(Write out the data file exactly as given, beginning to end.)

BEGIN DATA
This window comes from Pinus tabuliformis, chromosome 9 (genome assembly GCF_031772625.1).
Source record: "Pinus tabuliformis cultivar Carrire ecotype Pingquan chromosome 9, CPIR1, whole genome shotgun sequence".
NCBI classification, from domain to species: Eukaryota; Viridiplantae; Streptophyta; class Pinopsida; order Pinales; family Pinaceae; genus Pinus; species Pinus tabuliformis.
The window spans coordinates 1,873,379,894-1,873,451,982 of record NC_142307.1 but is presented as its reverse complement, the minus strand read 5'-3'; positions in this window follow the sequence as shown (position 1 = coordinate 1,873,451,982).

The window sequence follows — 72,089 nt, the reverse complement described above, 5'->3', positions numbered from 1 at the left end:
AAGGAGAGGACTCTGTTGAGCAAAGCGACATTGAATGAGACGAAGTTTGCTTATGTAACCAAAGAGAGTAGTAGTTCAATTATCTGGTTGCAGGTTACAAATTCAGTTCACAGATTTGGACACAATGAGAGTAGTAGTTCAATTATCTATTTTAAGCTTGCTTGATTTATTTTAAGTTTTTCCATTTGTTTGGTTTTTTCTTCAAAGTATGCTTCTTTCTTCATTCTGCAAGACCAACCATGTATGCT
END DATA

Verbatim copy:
This window comes from Pinus tabuliformis, chromosome 9 (genome assembly GCF_031772625.1).
Source record: "Pinus tabuliformis cultivar Carrire ecotype Pingquan chromosome 9, CPIR1, whole genome shotgun sequence".
NCBI classification, from domain to species: Eukaryota; Viridiplantae; Streptophyta; class Pinopsida; order Pinales; family Pinaceae; genus Pinus; species Pinus tabuliformis.
The window spans coordinates 1,873,379,894-1,873,451,982 of record NC_142307.1 but is presented as its reverse complement, the minus strand read 5'-3'; positions in this window follow the sequence as shown (position 1 = coordinate 1,873,451,982).

The window sequence follows — 72,089 nt, the reverse complement described above, 5'->3', positions numbered from 1 at the left end:
AAGGAGAGGACTCTGTTGAGCAAAGCGACATTGAATGAGACGAAGTTTGCTTATGTAACCAAAGAGAGTAGTAGTTCAATTATCTGGTTGCAGGTTACAAATTCAGTTCACAGATTTGGACACAATGAGAGTAGTAGTTCAATTATCTATTTTAAGCTTGCTTGATTTATTTTAAGTTTTTCCATTTGTTTGGTTTTTTCTTCAAAGTATGCTTCTTTCTTCATTCTGCAAGACCAACCATGTATGCT